So while maybe (if you are in a small percentage) you don’t blame Chris Beard for returning to his roots, you do blame UNLV for letting its basketball program slip to the point where Texas Tech — which has never won the NCAA championship, or been to the Final Four, or, until this season, had not advanced to the NCAA Tournament in many Knights and moons — is now a better job than UNLV.
Which, sad to say, it is.
ANYTHING YOU CAN DO …
Bryce Harper and Kris Bryant, numbers 1 and 1A on the Las Vegas fan’s Daily Baseball Form, belted home runs on Thursday.
Harper’s was a grand slam. It was the 100th homer of his career. Already. It busted out a scoreboard panel.
It brought back memories of a game against Arizona during which Bryant blasted one 495 feet — the longest home run in the majors in 2015 — off the corporate logos on the obtrusive left-field video board in Wrigley Field.
Bryant’s homer on Thursday wasn’t nearly so prodigious. It carried only into the second or third row of the bleachers. But it was cold, and the wind was blowing in at a brisk clip.
Somebody emailed to ask if Harper and Bryant had homered on the same day before. Yes, they have. Many times. Already.
The one-upmanship among young Las Vegas sluggers began on the day Bryant hit his first big league homer. Last May 9, against Milwaukee, Bryant finally launched one into the cheaper seats — he had been called up April 17 — and on the same day, Harper smacked a long one against the Braves.
In fact, on four of the first seven days on which Bryant homered, so did Harper.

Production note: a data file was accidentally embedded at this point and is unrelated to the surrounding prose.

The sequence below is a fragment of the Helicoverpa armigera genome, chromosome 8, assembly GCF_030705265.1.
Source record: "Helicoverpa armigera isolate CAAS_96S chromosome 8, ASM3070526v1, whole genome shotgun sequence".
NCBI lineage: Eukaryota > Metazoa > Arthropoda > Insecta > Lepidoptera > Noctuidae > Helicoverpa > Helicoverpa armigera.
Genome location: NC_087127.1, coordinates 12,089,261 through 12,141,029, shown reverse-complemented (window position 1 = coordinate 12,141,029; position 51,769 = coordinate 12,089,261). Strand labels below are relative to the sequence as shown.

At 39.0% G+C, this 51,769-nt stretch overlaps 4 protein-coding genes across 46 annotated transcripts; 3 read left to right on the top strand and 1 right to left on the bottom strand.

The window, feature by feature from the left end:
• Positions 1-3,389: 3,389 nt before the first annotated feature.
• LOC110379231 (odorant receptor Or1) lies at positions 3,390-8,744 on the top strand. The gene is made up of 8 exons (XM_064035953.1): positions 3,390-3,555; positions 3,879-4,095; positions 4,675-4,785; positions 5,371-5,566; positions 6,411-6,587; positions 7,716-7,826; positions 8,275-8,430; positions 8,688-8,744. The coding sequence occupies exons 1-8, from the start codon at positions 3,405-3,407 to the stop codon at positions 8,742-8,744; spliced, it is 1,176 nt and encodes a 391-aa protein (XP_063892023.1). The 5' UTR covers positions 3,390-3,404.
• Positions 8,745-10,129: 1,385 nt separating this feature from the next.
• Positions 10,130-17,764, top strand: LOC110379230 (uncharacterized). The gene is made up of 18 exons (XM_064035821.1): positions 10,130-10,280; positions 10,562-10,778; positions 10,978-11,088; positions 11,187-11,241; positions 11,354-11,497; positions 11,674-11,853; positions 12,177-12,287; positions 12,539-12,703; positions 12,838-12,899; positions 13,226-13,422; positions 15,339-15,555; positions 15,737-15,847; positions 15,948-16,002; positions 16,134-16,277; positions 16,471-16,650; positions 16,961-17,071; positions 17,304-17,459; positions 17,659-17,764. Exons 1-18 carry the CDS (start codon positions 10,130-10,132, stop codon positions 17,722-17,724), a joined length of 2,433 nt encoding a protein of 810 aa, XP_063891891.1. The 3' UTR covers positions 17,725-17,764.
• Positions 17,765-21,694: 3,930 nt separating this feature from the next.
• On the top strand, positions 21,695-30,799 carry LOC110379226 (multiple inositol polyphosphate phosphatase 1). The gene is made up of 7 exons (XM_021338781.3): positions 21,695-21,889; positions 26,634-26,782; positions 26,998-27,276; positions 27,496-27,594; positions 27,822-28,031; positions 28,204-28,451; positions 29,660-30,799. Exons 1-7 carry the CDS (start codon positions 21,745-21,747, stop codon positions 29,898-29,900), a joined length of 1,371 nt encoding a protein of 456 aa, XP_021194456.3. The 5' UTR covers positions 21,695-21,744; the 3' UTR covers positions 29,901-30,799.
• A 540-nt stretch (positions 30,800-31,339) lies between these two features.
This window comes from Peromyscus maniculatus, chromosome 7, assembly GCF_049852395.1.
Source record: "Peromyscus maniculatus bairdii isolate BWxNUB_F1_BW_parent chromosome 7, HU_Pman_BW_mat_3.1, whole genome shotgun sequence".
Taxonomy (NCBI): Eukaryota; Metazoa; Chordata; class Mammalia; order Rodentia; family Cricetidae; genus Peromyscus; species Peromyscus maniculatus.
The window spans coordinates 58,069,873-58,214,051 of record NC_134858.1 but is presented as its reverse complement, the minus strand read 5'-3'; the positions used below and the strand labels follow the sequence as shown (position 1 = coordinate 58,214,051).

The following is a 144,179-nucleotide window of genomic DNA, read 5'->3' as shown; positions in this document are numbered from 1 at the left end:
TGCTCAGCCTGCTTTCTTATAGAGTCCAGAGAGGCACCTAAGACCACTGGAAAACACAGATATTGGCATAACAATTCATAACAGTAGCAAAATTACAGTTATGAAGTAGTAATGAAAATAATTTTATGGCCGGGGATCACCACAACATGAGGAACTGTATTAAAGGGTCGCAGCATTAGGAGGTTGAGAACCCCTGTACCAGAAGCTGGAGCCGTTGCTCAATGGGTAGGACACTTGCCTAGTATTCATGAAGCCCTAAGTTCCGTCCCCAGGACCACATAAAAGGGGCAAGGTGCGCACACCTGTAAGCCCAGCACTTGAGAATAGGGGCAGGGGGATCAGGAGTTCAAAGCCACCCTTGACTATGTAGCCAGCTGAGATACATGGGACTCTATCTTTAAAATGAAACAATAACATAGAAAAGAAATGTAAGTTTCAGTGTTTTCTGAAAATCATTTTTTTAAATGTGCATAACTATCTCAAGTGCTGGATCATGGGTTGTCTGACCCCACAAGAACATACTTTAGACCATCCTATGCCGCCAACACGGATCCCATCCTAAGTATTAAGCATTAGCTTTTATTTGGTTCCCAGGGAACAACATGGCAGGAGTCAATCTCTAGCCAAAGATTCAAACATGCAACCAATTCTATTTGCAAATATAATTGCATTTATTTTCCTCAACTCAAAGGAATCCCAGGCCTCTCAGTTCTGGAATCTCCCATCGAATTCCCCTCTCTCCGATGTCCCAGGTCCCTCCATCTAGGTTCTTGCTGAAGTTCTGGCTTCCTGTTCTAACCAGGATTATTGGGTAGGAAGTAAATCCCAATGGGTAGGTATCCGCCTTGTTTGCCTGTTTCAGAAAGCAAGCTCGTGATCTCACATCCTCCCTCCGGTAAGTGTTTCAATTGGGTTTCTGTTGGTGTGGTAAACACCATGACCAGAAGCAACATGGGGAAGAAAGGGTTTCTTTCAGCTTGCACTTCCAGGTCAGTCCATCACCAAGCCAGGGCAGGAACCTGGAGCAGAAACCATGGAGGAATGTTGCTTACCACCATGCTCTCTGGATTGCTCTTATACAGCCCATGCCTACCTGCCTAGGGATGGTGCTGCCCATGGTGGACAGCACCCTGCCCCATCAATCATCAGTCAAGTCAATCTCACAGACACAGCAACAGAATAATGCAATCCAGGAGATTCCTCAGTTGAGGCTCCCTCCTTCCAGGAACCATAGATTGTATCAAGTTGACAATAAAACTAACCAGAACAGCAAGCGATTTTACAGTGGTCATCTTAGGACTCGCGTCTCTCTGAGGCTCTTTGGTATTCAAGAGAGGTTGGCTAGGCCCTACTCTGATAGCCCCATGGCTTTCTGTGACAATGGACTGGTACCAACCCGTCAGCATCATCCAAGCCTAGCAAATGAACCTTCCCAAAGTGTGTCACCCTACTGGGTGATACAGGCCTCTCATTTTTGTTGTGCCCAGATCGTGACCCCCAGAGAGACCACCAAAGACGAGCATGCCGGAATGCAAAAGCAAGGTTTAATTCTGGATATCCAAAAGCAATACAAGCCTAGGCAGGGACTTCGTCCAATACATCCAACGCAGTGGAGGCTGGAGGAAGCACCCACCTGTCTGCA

They played against each other for the first time May 25. Bryant hit a homer. Harper hit a double. The next day, Bryant hit a homer, and so did Harper.
They matched home runs seven times last season. So Thursday was the eighth time. It’s not a big deal anymore. But it’s still pretty cool if you’re a Las Vegas baseball fan.
DRUMS KEEP POUNDING RHYTHM
It was a little past 11 a.m. Friday, and Chris Beard had yet to make it official and break Rebels hearts. And so UNLV’s entire sports world was precariously perched on industrial strength pins and needles.
Well, almost UNLV’s entire sports world.
At 11:03 a.m., my Twitter alert went off. It was Mark Wallington, the Rebels’ longtime sports information guy, weighing in about something.
“UNLV men’s tennis with a showdown for first place in the MWC today at Utah State. Rebs win doubles point to start and lead 1-0.”
Eight minutes later, the athletic department issued a statement about Chris Beard skipping town.
As it turned out, the Rebels’ tennis team would lose to Utah State.
And while it seemed like the world was about to end over the plight of a basketball coach who recently was drawing up X’s and O’s for the Flint Tropics (actually, it was the South Carolina Warriors of the new ABA, whatever that is or was), these scoring updates from a UNLV men’s tennis match in Utah, in a weird sort of way, provided calm and perspective and normalcy.
And the beat goes on, and who the heck is talking about Mick Cronin now?
La de da de de. La de da de da.
Las Vegas Review-Journal sports columnist Ron Kantowski can be reached at firstname.lastname@example.org or 702-383-0352. Follow him on Twitter: @ronkantowski.